You ask the Internet a lot of questions, and Roswell Park has some answers. Gynecologic oncologist Peter Frederick, MD, FACOG, sat down to answer some of the Internet's most-searched questions related to cervical cancer prevention, screening and treatment.
Pregnancy can be one of the most exciting and fulfilling times of a woman’s life. Although receiving a cancer diagnosis during this period of time is rare, it can, unfortunately, still happen. It is important for women to remain educated on cancer and how it relates to pregnancy.
The same screening test that helped cut the number of cervical cancer deaths in half over the past 30 years is now being offered at Roswell Park to protect people at high risk of developing anal cancer.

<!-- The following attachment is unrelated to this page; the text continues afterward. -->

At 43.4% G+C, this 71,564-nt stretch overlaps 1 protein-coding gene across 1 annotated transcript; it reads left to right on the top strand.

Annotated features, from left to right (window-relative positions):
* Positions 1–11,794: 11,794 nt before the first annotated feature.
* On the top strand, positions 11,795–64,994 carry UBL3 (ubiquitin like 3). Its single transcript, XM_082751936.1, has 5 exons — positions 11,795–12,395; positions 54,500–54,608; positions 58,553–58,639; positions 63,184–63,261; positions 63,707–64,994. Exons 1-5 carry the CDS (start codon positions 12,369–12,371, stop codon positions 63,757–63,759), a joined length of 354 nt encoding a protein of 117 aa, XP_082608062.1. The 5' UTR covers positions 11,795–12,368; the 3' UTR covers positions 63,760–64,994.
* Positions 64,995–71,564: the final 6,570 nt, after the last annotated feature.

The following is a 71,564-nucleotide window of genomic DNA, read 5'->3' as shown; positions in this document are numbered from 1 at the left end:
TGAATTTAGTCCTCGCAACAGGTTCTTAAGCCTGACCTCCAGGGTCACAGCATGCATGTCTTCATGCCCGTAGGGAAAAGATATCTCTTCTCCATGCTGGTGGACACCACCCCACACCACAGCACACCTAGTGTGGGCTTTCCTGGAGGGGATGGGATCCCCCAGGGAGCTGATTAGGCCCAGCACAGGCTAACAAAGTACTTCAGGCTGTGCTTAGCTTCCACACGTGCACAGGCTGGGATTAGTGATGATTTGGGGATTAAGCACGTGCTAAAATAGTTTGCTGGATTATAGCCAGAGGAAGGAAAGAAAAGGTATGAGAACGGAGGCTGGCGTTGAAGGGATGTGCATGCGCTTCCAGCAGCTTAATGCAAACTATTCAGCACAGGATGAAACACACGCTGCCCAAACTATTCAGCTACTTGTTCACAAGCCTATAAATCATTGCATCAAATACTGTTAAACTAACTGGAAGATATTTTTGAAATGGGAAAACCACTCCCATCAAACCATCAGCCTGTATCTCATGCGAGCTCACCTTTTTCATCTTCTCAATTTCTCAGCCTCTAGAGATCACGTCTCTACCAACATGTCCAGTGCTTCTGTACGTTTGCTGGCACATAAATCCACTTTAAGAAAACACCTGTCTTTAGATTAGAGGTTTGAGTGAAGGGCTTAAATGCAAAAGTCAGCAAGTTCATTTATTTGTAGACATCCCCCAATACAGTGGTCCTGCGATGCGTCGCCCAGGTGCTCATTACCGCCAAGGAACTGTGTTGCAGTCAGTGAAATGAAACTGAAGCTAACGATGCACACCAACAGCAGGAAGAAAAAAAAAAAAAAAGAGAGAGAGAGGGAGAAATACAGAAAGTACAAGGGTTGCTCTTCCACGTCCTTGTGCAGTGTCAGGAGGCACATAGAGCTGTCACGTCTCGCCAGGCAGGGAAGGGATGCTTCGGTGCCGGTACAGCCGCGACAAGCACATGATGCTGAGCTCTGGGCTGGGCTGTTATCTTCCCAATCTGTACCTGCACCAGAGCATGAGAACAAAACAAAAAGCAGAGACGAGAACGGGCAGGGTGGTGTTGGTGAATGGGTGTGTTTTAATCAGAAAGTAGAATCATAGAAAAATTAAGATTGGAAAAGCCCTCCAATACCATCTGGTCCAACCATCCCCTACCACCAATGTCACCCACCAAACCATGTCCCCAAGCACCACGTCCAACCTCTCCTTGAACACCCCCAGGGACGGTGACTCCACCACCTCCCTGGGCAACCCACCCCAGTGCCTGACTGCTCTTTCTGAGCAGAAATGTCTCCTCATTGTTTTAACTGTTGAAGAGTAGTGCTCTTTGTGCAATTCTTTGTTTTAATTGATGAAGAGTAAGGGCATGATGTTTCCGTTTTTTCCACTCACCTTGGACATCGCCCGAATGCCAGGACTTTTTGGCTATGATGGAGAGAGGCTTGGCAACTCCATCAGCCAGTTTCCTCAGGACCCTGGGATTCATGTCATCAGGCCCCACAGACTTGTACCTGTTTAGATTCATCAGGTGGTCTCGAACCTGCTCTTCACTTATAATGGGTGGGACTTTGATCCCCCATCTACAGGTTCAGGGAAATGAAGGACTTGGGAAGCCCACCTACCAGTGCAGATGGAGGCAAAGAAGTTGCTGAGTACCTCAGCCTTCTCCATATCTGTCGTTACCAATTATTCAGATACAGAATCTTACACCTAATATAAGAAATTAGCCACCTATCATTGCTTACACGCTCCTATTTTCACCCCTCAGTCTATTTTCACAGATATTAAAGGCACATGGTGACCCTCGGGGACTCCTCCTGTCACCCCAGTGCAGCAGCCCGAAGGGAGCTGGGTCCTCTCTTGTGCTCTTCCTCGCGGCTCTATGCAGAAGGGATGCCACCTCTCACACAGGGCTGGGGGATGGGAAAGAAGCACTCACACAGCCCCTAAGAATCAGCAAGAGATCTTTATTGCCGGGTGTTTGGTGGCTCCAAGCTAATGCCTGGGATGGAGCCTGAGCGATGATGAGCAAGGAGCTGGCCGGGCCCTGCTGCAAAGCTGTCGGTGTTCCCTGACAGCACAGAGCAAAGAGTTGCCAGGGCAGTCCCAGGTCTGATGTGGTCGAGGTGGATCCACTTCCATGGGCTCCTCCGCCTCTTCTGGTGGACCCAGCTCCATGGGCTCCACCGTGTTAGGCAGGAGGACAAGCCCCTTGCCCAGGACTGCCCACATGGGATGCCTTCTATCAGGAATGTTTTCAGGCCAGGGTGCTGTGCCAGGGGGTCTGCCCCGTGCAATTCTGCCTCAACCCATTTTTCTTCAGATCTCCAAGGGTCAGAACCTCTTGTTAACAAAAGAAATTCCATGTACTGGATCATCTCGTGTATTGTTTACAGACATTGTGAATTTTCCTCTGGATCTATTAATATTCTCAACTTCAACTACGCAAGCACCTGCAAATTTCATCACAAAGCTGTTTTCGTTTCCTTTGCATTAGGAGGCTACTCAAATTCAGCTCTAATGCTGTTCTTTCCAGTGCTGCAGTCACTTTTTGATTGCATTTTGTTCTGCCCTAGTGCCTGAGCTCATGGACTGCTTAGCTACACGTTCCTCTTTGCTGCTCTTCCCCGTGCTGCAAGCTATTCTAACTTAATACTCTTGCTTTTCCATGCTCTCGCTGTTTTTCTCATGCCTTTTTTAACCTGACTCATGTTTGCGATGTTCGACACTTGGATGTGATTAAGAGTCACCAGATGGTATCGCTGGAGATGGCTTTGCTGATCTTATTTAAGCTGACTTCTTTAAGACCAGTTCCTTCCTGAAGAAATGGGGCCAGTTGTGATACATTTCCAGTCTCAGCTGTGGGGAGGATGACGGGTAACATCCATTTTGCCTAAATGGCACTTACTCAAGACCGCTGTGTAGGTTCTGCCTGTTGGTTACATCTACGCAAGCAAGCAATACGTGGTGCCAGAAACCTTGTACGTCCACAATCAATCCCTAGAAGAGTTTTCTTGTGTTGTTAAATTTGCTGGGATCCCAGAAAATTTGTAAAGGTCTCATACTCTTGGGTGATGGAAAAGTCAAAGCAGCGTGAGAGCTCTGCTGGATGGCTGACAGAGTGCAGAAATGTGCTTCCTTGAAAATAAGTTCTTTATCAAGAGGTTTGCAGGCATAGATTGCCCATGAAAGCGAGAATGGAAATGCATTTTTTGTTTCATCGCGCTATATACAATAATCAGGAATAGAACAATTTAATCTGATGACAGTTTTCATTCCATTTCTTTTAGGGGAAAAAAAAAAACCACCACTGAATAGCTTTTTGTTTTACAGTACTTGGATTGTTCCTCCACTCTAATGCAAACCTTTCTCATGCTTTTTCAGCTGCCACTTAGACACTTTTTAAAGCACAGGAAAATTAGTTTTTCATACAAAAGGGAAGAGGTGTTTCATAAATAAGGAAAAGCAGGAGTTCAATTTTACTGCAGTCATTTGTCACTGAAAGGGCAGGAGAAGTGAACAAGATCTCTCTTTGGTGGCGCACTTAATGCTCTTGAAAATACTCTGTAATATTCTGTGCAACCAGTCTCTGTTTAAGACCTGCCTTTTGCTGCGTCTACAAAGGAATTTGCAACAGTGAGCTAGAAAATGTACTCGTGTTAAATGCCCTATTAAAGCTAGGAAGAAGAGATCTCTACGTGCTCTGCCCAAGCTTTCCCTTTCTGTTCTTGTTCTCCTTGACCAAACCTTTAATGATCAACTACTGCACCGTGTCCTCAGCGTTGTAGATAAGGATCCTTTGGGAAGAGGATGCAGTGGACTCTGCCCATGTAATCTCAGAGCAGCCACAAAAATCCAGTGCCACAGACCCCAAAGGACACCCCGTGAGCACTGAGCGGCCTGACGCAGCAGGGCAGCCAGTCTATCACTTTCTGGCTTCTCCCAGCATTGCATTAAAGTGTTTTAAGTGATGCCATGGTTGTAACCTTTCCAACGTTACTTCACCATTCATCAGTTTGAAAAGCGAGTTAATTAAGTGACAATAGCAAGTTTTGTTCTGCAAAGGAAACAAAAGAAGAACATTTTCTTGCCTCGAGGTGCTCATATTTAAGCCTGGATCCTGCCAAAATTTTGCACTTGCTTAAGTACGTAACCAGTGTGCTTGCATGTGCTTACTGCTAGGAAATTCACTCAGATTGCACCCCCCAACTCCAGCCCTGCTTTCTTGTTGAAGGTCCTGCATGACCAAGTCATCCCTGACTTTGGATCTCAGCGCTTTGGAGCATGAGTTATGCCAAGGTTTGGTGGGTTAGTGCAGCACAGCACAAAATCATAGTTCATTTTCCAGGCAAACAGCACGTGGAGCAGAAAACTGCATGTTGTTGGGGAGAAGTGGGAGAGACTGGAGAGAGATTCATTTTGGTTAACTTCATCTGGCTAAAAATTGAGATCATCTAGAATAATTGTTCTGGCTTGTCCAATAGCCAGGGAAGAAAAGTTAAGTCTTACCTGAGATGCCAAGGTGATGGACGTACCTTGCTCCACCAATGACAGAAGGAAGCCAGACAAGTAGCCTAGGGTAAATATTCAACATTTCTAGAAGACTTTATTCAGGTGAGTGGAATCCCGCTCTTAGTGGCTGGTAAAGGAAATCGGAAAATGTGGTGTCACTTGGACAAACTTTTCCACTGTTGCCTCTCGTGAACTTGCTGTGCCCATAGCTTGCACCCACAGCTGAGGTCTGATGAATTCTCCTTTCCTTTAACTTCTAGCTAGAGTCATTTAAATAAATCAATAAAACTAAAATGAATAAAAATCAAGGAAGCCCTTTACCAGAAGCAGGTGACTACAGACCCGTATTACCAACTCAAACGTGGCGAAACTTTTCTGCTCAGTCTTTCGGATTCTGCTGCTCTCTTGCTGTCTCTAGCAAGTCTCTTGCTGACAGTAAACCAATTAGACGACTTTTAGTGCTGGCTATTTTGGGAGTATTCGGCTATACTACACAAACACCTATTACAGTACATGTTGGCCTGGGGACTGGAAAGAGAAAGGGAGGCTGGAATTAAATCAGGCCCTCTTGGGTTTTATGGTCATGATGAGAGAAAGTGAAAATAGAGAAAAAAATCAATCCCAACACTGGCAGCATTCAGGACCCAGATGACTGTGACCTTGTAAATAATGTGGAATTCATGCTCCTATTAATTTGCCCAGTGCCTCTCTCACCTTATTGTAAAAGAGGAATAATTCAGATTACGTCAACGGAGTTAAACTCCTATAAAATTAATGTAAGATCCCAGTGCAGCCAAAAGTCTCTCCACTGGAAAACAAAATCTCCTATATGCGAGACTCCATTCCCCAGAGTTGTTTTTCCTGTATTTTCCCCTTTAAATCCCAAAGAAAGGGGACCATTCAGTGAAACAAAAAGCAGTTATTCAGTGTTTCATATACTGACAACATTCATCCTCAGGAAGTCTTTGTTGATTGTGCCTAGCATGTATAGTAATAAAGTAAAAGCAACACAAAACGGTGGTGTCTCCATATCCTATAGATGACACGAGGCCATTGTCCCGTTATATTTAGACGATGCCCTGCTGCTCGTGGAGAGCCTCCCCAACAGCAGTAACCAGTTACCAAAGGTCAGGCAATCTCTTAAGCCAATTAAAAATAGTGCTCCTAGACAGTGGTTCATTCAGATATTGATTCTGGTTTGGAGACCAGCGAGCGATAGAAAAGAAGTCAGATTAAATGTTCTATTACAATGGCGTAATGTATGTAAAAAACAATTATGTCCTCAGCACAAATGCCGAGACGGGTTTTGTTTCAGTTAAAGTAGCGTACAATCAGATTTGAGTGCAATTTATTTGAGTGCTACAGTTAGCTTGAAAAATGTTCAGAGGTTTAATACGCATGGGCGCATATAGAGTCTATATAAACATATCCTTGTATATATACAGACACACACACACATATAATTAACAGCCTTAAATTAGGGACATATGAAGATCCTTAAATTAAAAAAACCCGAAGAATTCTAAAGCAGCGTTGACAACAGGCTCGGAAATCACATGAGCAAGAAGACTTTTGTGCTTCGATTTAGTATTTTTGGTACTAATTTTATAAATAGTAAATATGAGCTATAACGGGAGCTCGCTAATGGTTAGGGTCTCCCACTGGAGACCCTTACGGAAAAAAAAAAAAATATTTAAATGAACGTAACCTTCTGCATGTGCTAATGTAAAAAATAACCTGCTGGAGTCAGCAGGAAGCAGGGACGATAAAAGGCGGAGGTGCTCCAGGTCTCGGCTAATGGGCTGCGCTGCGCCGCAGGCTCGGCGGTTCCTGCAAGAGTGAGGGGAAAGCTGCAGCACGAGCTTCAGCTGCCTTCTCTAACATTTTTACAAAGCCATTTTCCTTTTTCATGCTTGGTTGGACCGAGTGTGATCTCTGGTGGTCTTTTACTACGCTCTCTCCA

About 5% of all Pap tests will be abnormal. An abnormal Pap test result does not mean cancer, but it does require follow-up to rule out the possibility of cancer.
Across the board, the IUD is known to lower risk for many gynecological cancers, including endometrial and ovarian cancer, but with regard to cervical cancer, the latest research suggests the benefit can be significant.
The fact that you live in a particular country or community should not impact your ability to get good care for cancer.
The study found that more than 42 percent of U.S. adults ages 18 to 59 have a type of genital HPV and nearly 23 percent of adults are infected with strains of the virus that carry a higher risk of causing cancer. CDC and Roswell Park recommend getting adolescents and young adults vaccinated.